Is e-filing really a much better way to file your taxes?
Americans and the IRS might not agree on everything, but they’re largely on the exact same page when it comes to e-filing individual income tax returns.
Nearly all individual income tax returns submitted to the IRS are e-filed. E-filing is a favorite as it’s a win-win for taxpayers and the IRS.
And in return, you can find any refund you are owed faster, particularly in the event that you have it directly deposited into your bank accounts.
But what about safety? And can electronic filing really provide you access to all of the forms that you may need if you have a complex tax situation? Are there situations when you can’t e-file? Let us look at the benefits of e-filing, and if it might be the best filing option for your requirements.
If you’re thinking about e-filing, a Few of the advantages include:
- Quick confirmation your forms are obtained: The IRS will confirm a tax filing was received within one day of electronic submission. For paper filers, the IRS doesn’t send any acknowledgment your forms have arrived safely.
Timely refunds: When you submit a paper filing, it may take six to eight months to receive a tax refund. With e-filing, you are going to receive your money in three weeks or less. Choosing direct deposit can also speed up the refund process.
Reduced likelihood of mistakes: According to the IRS, there is approximately a 1 percent error rate on e-filed yields, compared with a 20% speed of errors on paper filings. The IRS also provides more info on problems discovered on e-filed yields compared with paper returns.
Simple payment process: If you owe the IRS money, it is simpler to pay at your advantage when you e-file. It’s possible to submit returns early and pay later if needed, provided that you pay from the April 15 filing deadline. You also have the option to pay your balance by using the IRS Immediate pay service from your checking or savings accounts, submitting a credit card through a payment processor for a fee, or paying by check or money order.
Digital storage of tax data: Submitting returns electronically means there is an electronic copy of your tax records. If something happens to your paperwork, you will have a digital backup.
The fantastic news: Most taxpayers do opt to e-file and find those advantages — and the practice of doing so is simple.
Using online tax preparation software is far and away the preferred approach of most taxpayers. In fact, the IRS says it expected over four in five tax returns to be submitted through tax return prep software.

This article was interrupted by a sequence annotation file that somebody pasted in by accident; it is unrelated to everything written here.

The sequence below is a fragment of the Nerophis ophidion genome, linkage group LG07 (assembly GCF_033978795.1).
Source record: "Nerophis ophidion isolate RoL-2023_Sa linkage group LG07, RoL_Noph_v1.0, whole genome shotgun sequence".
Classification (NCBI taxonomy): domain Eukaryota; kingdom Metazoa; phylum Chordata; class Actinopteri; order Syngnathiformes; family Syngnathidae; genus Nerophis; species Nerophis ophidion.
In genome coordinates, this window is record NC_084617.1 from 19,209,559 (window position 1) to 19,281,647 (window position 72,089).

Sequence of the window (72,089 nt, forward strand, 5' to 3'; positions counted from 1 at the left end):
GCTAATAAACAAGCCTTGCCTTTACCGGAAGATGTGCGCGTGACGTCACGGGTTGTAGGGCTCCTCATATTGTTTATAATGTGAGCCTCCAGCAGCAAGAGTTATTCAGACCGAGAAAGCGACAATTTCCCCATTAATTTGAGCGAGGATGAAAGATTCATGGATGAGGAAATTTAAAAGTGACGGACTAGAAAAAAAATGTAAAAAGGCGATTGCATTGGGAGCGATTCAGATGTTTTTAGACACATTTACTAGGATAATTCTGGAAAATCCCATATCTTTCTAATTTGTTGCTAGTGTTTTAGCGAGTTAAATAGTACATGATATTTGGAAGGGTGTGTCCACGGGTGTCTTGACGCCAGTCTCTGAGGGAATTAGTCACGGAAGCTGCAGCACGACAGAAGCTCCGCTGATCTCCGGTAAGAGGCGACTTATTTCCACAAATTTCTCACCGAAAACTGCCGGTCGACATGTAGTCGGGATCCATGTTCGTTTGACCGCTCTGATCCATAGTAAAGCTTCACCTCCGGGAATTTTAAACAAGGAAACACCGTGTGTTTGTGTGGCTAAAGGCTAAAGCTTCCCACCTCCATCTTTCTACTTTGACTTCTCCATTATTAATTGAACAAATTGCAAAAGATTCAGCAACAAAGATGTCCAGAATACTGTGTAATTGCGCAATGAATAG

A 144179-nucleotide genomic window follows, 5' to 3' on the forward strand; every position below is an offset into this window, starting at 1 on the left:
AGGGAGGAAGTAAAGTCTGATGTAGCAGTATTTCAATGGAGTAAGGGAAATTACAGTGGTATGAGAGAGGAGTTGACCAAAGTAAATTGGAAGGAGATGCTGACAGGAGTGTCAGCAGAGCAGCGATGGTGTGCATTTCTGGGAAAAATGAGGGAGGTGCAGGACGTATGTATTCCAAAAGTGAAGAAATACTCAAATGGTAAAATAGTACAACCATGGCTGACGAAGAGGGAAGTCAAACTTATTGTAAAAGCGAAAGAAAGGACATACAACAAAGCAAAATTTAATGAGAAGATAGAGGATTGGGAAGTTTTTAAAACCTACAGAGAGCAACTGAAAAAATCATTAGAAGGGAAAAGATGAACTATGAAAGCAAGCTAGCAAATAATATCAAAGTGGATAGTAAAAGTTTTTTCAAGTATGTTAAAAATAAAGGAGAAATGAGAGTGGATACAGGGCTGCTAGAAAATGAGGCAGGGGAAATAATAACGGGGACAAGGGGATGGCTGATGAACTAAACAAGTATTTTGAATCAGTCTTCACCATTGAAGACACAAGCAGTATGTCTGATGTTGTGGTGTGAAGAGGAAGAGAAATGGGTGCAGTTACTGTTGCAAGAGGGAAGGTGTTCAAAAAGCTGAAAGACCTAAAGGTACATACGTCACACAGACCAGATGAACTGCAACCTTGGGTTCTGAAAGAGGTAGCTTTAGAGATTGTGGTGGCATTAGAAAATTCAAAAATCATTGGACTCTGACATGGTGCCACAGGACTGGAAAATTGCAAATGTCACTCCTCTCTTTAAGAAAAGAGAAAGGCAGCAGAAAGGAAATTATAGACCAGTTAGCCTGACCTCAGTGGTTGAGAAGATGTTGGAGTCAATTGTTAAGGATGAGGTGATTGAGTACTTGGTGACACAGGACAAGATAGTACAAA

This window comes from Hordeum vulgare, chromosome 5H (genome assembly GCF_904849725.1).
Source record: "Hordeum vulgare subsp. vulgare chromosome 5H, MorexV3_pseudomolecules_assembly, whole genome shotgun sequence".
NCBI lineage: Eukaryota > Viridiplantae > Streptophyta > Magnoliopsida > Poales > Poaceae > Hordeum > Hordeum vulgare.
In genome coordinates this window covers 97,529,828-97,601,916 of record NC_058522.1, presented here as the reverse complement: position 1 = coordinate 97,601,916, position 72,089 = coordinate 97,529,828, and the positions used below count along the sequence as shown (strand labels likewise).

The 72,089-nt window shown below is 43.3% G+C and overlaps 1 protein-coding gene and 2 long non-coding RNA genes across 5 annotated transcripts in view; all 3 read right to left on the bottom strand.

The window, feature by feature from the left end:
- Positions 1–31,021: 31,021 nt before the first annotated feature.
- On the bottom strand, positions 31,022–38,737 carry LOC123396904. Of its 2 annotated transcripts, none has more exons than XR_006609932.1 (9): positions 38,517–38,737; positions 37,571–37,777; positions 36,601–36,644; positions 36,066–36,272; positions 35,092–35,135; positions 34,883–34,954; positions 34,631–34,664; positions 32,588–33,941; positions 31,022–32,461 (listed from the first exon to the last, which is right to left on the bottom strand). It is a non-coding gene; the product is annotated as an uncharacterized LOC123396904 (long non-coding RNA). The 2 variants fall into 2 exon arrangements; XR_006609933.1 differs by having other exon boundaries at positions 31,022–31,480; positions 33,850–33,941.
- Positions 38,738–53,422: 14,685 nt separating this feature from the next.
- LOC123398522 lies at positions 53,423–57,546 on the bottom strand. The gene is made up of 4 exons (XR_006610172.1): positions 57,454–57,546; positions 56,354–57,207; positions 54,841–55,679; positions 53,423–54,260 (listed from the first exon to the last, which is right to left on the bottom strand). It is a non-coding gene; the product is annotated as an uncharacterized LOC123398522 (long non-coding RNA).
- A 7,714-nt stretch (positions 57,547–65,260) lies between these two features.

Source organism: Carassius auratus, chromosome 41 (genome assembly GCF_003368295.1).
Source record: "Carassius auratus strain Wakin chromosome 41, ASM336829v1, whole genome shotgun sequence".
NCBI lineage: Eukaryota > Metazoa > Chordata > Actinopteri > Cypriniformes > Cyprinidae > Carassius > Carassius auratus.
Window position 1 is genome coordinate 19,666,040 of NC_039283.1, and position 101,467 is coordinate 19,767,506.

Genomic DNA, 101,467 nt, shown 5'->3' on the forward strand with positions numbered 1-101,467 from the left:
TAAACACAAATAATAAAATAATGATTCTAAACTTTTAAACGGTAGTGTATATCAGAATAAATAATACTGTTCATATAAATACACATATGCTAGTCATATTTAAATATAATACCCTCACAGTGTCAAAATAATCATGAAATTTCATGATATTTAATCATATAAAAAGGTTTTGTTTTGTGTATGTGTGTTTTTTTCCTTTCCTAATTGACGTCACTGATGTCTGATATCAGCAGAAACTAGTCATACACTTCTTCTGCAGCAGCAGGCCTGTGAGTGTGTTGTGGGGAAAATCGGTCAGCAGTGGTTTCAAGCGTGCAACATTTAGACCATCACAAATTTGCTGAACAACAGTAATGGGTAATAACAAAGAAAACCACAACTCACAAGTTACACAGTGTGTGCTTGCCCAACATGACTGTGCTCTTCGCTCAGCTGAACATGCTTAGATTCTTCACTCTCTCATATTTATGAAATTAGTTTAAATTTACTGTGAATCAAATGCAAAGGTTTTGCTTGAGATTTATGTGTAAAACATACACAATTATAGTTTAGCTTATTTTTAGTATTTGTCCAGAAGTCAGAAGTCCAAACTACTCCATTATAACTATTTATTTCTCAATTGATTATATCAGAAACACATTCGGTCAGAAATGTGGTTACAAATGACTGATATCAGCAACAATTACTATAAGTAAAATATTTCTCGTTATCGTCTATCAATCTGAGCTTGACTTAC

Is e-filing really secure?
While e-filing is convenient, you could worry about safety — particularly with all these data breaches. But experts agree this isn’t a problem that should dissuade you by e-filing.
“E-filing a tax return has proven to be a very secure way to file your taxes,” states Scott Grissom, vice president of product direction, marketing and sales at LegalShield. “In actuality, it can be more secure than paper filing since you’re sending your personal information through an encrypted system rather than exposing your data in the email.”
Dennis Chow, vice president of information security at SCIS Security, clarifies the IRS has put security measures in place to keep your information secure. “Vendors typically utilize IRS particular APIs that require ab sessions,” Chow says. “All this can be routed over TLS encrypted links .”
It’s very important to use a trustworthy service to assist you file your taxes. Chow advises to not e-file on a computer or utilize an internet connection which isn’t private.
For many taxpayers, it makes sense to e-file a yield since it’s the most convenient way to submit your tax information to the IRS and it allows for timely refunds and effortless payment options. Just make certain that you use tax planning software from a trusted source, so you may make certain the information you provide to transmit to the IRS will be kept secure.